The handles of the refrigerator units were attached to the glass doors on these aluminum studs that were glued to the glass itself. Using a standard pull test, the handles were not proving they could withstand the stresses of being used by the public day-in and day-out.
The company had a glass cleaning process in place that consisted of a wipe of the glass surface. It looked clean, so it seemed like the glass should adhere to the aluminum just fine. Once they experienced the lapse in reliability, they began looking into more intensive surface treatments with plasma.
Plasma treatments bombard material surfaces with molecules that change the chemical state of the material. The result is almost always invisible to the human eye. Hence, the only way to be certain that the plasma treatment is effective during the production process is to measure the change in surface energy.
With the help of Brighton Science, the company used contact angle measurements to characterize the chemical compatibility of their glass and aluminum surfaces. A contact angle is the angle formed by a tiny drop of liquid on a surface when it either beads up or wets out (spreads out) on the surface. The drop height is directly proportional to how attracted the liquid molecules are to the molecules on the surface of the material. A high-energy surface, a surface that is highly reactive, will generate a small contact angle because the liquid molecules are so attracted to the surface they are drawn down to it. If they are repelled by a low-energy surface, the liquid beads up, and the liquid molecules try to draw close to each other as opposed to the molecules on the surface.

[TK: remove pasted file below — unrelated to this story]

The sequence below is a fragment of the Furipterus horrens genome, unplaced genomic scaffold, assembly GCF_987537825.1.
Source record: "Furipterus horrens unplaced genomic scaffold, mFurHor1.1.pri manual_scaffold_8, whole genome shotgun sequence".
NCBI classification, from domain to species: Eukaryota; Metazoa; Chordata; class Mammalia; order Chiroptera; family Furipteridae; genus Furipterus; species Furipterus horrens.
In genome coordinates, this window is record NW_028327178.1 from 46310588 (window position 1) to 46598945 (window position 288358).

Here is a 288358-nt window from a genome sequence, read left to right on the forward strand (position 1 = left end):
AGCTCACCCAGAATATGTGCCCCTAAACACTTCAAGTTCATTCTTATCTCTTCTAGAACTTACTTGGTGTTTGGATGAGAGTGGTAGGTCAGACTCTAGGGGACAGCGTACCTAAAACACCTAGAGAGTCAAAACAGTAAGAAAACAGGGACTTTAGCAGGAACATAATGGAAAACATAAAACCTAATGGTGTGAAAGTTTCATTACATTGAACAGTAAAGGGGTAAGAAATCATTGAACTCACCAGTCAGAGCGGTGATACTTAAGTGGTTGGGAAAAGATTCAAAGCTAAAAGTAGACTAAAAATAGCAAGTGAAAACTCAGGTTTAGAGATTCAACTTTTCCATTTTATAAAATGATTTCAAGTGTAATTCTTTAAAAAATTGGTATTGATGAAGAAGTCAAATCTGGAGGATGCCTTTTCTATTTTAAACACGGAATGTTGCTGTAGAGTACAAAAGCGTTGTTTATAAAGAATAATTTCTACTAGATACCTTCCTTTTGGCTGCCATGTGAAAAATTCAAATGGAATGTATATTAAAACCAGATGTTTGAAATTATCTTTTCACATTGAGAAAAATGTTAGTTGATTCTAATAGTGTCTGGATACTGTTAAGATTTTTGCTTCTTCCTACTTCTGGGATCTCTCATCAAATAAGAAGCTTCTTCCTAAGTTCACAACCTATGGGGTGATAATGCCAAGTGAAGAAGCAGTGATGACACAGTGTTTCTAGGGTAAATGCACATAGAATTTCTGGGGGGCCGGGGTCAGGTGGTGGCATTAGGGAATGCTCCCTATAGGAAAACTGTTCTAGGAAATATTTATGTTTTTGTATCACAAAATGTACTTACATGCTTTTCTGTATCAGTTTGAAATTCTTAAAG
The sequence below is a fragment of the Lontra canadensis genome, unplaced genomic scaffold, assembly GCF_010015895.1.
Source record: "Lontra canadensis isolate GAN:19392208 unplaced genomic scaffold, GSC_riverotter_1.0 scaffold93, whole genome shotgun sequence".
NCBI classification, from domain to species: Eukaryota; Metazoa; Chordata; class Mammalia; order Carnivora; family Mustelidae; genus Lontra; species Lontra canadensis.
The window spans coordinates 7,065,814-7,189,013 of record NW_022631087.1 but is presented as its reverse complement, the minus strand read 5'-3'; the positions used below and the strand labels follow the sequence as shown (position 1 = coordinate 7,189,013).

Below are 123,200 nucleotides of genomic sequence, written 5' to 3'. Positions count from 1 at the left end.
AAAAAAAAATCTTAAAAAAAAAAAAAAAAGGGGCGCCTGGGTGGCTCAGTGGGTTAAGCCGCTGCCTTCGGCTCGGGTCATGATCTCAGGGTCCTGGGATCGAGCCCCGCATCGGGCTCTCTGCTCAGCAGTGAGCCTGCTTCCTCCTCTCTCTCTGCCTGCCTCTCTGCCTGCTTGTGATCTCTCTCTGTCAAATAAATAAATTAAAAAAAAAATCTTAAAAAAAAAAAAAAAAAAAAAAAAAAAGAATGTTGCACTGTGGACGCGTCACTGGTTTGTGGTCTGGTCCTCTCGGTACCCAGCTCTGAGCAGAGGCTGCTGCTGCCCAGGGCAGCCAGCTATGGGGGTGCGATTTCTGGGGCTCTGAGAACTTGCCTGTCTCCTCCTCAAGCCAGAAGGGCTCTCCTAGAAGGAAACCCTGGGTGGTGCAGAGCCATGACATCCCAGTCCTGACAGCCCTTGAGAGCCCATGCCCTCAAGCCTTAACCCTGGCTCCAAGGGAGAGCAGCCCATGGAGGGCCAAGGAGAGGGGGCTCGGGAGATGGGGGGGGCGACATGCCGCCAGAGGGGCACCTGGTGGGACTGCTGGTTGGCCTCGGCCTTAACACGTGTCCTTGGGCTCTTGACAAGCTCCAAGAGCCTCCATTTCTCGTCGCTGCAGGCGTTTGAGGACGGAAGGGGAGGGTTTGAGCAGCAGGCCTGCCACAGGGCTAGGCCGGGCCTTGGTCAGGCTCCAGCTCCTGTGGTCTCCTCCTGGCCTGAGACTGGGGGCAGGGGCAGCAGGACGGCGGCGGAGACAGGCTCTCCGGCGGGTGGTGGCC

This beading up and wetting out is indicative of how an adhesive or coating will react to a surface. When you measure this liquid phenomenon, you can put a number to how clean your surfaces are. This is what the refrigerator manufacturer did.
Variation creates problems for bonding. And public places, like grocery stores, offer lots of variation in the use of adhesively bonded products and environmental factors like temperature. If performance requirements are high, you need a very controlled and clean surface. You need a high-performance bond.
The fridge manufacturer began measuring contact angles as a process control method, guaranteeing their aluminum and glass surfaces were clean prior to bonding.
What benefitted them the most was the fact that they implemented this change at an early enough point that they could scale it up into full production. They were able to design their adhesion process at the prototype stage and secure their process with quantitative controls that reliably flag drift from their surface quality specifications.
Using these measurements, they also revolutionized their communication across teams almost a continent apart. Their corporate R&D lab is in the northern United States and their assembly plant is in Mexico. The laboratory team began using a handheld contact angle goniometer and the assembly plant implemented an automated contact angle measurement system. They needed a verification method that connected teams that wouldn’t be able to easily travel to each other to ensure their outcomes are synchronized. Contact angle measurements made this verification possible, resulting in less isolated and siloed teams.
To learn more about how you can build scalable, reliable adhesion processes before performance issues keep you from achieving your business goals, download our eBook on how to overcome the most persistent pains for manufacturers. “The Manufacturer’s Roadmap to Eliminate Adhesion Issues in Production” is your guide to applying proven scientific principles to your adhesion processes so you build the most high-performance products possible.